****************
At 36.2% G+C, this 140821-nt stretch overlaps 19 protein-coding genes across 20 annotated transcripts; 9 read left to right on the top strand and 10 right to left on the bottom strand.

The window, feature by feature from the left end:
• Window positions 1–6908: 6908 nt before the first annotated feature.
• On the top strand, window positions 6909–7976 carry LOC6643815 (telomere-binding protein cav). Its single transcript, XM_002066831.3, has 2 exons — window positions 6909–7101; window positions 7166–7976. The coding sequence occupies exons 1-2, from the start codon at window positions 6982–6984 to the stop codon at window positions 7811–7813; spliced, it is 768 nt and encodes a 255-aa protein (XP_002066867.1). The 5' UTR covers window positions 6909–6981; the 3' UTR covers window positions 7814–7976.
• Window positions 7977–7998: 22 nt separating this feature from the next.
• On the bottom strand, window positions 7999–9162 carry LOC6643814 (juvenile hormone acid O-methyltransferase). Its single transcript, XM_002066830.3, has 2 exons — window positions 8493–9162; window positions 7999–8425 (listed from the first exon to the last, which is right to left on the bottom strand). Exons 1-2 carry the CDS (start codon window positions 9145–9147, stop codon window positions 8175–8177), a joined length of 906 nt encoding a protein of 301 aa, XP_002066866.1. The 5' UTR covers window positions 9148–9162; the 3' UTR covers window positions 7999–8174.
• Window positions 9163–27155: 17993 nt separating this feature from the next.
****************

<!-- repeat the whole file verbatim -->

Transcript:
At 36.2% G+C, this 140821-nt stretch overlaps 19 protein-coding genes across 20 annotated transcripts; 9 read left to right on the top strand and 10 right to left on the bottom strand.

The window, feature by feature from the left end:
• Window positions 1–6908: 6908 nt before the first annotated feature.
• On the top strand, window positions 6909–7976 carry LOC6643815 (telomere-binding protein cav). Its single transcript, XM_002066831.3, has 2 exons — window positions 6909–7101; window positions 7166–7976. The coding sequence occupies exons 1-2, from the start codon at window positions 6982–6984 to the stop codon at window positions 7811–7813; spliced, it is 768 nt and encodes a 255-aa protein (XP_002066867.1). The 5' UTR covers window positions 6909–6981; the 3' UTR covers window positions 7814–7976.
• Window positions 7977–7998: 22 nt separating this feature from the next.
• On the bottom strand, window positions 7999–9162 carry LOC6643814 (juvenile hormone acid O-methyltransferase). Its single transcript, XM_002066830.3, has 2 exons — window positions 8493–9162; window positions 7999–8425 (listed from the first exon to the last, which is right to left on the bottom strand). Exons 1-2 carry the CDS (start codon window positions 9145–9147, stop codon window positions 8175–8177), a joined length of 906 nt encoding a protein of 301 aa, XP_002066866.1. The 5' UTR covers window positions 9148–9162; the 3' UTR covers window positions 7999–8174.
• Window positions 9163–27155: 17993 nt separating this feature from the next.